• Make use of a policy rider. Are you unable to pay your premium due to an unforeseen injury or illness? If you opted into a waiver of premium rider, it may be able to step in until you return to work.
  • Assign someone to receive late payment notices. Arrange to send late notices to your account or a trusted friend or family member. They can then remind you to pay your premium before the due date.

What are my options if I can no longer pay my premiums?

If you’ve done the math and can’t afford your policy anymore, you have options.

  • Let the policy lapse. Explore other solutions to meet your financial needs. For example, if you simply want to leave your beneficiaries the cash to cover your funeral expenses, you could open a high-interest savings account.
  • Surrender your policy. If you have permanent life insurance that’s built up cash value, you can surrender your policy and receive the cash value. You likely won’t get a refund on the premiums you’ve paid, though.
  • Research new policies. Find a policy that better suits your budget and needs by comparing providers, policy features and premiums.

Cancelling your life insurance policy

Compare life insurance companies

If you decide to cancel your policy after the grace period in order to find one that better fits your budget or changing needs, than check out the options in the table below.

Name Product Types of Insurance Coverage Range Issue Ages Medical Exam Required Province Availability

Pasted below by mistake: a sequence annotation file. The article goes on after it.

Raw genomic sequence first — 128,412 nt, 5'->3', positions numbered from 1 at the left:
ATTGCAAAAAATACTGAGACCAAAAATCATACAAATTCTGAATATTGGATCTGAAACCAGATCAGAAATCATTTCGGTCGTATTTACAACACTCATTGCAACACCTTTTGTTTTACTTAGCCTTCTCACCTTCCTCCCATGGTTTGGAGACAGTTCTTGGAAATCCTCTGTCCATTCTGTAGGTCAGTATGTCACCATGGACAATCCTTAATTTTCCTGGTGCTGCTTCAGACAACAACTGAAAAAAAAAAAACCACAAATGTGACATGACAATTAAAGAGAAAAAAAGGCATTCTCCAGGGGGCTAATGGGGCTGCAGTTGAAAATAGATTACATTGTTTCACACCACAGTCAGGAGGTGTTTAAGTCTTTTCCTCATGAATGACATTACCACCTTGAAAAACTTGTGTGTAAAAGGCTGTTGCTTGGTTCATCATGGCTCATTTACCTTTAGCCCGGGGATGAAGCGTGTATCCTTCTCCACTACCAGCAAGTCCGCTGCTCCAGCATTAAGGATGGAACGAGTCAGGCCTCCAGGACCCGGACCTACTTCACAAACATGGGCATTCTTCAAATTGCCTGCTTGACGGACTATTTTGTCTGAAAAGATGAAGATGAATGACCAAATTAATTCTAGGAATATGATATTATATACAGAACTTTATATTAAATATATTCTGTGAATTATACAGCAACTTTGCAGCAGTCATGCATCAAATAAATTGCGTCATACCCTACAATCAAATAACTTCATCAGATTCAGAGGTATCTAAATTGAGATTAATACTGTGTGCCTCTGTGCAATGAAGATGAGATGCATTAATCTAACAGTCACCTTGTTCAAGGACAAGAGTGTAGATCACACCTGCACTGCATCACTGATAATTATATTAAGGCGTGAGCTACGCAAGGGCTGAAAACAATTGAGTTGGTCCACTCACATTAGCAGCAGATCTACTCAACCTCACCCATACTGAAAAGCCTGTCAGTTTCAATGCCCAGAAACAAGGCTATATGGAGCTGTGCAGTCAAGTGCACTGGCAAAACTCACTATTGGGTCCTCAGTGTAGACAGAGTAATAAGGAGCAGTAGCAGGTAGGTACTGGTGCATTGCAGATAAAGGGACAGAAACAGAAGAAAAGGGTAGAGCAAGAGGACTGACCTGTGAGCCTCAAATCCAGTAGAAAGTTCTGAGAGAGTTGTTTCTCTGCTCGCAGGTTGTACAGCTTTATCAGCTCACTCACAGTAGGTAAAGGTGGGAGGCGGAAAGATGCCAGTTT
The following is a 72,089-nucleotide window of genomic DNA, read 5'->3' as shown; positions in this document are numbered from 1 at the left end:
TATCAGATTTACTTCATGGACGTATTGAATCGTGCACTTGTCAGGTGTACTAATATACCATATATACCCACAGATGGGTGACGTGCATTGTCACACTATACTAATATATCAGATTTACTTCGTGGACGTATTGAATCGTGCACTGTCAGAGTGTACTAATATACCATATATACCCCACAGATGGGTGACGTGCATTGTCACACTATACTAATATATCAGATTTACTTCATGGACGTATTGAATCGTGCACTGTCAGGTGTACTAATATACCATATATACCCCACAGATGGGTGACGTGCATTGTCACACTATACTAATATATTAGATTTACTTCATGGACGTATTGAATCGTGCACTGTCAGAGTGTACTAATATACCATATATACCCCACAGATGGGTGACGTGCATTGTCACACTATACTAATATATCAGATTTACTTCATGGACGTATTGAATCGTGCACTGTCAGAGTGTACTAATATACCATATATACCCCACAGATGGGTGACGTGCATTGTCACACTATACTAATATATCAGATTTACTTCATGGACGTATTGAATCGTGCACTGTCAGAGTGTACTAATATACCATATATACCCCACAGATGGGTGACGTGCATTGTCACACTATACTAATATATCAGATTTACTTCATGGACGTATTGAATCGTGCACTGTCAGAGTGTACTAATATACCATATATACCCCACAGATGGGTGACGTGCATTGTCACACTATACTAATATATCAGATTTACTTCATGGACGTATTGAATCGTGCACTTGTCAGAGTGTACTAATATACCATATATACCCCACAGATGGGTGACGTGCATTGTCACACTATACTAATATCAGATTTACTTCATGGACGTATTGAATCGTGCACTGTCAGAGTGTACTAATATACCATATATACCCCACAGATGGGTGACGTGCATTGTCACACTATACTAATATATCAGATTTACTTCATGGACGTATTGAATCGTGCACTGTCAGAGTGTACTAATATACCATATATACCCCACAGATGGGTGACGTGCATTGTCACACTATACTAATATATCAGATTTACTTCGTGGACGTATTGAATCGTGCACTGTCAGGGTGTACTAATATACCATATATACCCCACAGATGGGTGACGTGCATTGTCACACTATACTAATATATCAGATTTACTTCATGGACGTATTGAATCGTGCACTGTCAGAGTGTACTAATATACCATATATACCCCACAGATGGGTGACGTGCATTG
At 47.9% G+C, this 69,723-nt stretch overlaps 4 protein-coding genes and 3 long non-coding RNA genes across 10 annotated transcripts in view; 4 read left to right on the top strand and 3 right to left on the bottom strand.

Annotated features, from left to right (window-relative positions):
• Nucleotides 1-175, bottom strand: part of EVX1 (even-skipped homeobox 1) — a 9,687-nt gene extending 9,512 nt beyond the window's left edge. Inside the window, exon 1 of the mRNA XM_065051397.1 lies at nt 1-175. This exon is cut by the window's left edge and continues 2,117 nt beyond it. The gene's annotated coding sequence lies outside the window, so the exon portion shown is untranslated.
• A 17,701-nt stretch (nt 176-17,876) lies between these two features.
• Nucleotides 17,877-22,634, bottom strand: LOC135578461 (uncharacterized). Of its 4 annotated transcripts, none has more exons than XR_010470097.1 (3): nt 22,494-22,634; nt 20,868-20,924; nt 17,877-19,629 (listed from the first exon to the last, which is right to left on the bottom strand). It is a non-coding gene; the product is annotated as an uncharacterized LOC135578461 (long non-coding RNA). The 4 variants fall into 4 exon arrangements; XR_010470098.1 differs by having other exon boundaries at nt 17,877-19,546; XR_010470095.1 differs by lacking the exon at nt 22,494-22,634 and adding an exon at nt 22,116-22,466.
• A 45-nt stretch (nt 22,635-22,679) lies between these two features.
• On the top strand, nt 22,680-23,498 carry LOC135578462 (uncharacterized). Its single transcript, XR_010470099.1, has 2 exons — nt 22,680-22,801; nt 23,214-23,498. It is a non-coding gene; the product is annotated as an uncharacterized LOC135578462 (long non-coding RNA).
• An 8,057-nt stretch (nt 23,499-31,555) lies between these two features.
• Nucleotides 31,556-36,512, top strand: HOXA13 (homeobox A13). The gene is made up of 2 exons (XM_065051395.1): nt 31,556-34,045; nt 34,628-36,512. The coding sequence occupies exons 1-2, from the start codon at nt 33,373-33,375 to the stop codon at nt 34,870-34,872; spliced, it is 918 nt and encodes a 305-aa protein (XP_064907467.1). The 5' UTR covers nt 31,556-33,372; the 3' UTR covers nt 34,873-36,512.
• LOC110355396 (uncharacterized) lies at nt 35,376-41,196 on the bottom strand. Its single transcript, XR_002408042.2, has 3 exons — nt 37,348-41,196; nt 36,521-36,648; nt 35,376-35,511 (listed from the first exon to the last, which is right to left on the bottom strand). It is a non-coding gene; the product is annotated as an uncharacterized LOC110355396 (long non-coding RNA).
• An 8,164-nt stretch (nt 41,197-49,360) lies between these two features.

PolicyMe life insurance
Life Insurance
$100,000 - $10,000,000
18 - 80 years old
No
Ontario, Alberta, Manitoba, New Brunswick, British Columbia
Get advice and compare life insurance quotes from multiple companies in the industry with PolicyMe.
 Life Insurance Through PolicyAdvisor
Life Insurance, Mortgage Protection, Disability, Critical Illness
$25,000 - $5,000,000
18 - 72 years old
No
Alberta, Manitoba, Ontario
Policy Advisor is a digital life insurance brokerage that has partnerships with 20 insurers in Canada.
Sun Life Go Simplified Term Life Insurance
Life Insurance
$50,000-$100,000
18 - 69 years old
No
All of Canada
Sun Life Go Simplified Term Life Insurance covers you for 10 years, during which time your premiums are guaranteed not to rise. Apply for up to $100,000 in coverage.
Sun Life Go Term Life Insurance
Life Insurance
$100,000 - $1,000,000
18 - 69 years old
No
All of Canada
Sun Life Go Term Life Insurance is a standard term life insurance option that guarantees your premiums in the first 10 or 20 years of your policy.
Sun Life Go Guaranteed Life Insurance
Life Insurance
$5,000 - $25,000
30 - 74 years old
No
All of Canada
Permanent life insurance coverage that guarantees fixed premiums until 95 years old (and no premiums thereafter).
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Compare up to 4 providers

Bottom line

Life insurance companies will give you about a month to make up a missed payment. If you don’t pay up, your policy will lapse. Depending on your provider, you might be able to reinstate your policy, but you’ll want to do it as soon as possible to avoid paying extra.

If you’re having trouble paying your premiums, search for life insurance companies with lower rates.